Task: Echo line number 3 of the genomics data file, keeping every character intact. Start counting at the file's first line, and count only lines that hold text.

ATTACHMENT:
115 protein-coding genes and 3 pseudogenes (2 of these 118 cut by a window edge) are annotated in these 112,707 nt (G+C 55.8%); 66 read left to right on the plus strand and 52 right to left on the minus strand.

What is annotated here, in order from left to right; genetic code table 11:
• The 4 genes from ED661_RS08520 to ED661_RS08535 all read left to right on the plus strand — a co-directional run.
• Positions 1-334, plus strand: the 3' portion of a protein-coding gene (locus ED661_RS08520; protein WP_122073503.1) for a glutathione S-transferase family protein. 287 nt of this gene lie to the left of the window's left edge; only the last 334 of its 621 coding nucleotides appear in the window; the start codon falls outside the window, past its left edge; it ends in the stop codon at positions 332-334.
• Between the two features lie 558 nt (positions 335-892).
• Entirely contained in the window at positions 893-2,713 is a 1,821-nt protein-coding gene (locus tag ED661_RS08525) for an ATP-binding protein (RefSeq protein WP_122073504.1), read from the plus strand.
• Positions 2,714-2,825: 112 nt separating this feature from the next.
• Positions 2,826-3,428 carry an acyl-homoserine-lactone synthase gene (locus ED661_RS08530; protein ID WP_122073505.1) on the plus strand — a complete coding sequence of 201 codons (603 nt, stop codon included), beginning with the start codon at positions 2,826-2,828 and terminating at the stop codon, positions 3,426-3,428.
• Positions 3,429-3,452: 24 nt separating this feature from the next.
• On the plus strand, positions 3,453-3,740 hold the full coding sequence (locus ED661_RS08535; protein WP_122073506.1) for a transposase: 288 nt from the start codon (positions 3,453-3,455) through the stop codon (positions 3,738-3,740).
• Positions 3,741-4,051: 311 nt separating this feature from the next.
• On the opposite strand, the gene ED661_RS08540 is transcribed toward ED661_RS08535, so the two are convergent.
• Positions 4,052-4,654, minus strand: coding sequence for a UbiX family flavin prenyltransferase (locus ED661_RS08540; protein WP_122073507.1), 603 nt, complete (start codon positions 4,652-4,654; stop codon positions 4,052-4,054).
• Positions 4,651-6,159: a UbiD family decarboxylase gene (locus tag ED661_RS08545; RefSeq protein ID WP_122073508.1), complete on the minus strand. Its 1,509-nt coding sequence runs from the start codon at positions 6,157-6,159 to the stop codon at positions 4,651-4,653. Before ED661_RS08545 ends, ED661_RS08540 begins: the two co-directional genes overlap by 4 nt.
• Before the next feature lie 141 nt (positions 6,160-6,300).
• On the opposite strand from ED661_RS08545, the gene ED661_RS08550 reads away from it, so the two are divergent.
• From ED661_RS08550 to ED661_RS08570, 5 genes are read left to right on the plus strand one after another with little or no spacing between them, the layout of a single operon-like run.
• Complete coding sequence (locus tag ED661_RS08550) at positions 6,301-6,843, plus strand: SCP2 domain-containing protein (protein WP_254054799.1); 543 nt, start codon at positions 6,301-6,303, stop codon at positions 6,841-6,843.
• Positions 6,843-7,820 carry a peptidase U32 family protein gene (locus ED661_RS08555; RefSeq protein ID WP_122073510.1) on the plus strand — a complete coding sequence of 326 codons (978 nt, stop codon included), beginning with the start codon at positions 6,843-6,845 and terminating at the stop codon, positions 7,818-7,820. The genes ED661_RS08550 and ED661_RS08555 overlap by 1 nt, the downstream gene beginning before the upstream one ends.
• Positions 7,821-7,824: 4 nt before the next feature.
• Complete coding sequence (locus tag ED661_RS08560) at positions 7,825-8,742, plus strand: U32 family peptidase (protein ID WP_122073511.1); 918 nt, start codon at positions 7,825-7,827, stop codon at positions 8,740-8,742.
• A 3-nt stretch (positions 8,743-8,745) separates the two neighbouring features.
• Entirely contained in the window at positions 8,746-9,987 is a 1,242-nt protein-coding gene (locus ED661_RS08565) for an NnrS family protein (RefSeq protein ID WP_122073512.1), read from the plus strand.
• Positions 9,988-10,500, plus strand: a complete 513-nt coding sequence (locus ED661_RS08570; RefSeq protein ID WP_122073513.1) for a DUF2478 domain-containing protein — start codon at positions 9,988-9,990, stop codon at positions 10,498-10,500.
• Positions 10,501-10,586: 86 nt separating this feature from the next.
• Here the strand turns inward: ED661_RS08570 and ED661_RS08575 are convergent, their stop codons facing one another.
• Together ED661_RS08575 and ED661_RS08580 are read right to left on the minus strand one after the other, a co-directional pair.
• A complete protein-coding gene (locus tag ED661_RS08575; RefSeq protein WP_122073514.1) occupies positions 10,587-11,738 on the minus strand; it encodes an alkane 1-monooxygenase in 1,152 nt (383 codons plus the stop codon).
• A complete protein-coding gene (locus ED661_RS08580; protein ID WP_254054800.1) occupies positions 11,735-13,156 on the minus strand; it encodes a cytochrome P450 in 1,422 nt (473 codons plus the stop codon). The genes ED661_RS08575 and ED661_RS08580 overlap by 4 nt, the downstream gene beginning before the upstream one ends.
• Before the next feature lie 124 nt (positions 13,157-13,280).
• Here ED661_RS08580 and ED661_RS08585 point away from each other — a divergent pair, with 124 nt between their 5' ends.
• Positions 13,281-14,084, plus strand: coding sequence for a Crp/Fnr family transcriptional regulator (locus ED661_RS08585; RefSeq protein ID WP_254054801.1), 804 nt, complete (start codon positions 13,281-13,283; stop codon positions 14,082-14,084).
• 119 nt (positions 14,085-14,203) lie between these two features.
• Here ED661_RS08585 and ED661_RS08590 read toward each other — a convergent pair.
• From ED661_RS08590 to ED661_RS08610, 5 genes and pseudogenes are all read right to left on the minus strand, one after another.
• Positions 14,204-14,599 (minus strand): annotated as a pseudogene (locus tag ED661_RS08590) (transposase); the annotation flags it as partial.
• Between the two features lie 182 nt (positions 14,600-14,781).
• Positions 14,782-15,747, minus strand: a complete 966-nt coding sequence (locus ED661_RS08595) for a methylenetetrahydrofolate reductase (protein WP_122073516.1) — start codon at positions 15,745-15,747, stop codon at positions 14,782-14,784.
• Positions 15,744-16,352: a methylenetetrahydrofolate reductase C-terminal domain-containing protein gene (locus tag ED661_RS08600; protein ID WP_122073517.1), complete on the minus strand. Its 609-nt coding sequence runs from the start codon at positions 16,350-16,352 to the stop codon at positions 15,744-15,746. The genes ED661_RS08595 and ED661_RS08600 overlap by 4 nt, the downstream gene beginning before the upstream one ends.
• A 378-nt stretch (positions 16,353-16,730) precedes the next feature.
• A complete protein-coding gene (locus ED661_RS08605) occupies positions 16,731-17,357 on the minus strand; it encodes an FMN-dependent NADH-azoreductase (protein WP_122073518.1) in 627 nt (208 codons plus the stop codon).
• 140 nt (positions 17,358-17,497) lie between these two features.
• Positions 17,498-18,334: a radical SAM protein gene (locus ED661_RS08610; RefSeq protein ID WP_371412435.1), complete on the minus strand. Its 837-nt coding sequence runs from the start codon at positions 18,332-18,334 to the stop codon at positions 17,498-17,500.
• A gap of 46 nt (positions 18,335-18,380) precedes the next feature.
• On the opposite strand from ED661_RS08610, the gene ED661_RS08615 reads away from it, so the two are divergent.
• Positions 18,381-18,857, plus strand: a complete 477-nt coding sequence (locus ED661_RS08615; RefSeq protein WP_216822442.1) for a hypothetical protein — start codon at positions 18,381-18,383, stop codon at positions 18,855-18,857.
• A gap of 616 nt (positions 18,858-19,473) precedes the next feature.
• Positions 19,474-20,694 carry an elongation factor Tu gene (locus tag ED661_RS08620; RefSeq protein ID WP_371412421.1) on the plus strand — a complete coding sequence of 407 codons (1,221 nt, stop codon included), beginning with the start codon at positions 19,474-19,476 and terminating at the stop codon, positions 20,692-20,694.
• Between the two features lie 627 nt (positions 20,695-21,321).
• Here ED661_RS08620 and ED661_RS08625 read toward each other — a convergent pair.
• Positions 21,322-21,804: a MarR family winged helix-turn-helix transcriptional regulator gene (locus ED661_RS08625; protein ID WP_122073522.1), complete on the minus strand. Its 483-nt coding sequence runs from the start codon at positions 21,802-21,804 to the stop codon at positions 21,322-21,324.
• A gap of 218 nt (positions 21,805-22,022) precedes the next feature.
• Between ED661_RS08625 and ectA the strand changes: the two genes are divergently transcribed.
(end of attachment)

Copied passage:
• The 4 genes from ED661_RS08520 to ED661_RS08535 all read left to right on the plus strand — a co-directional run.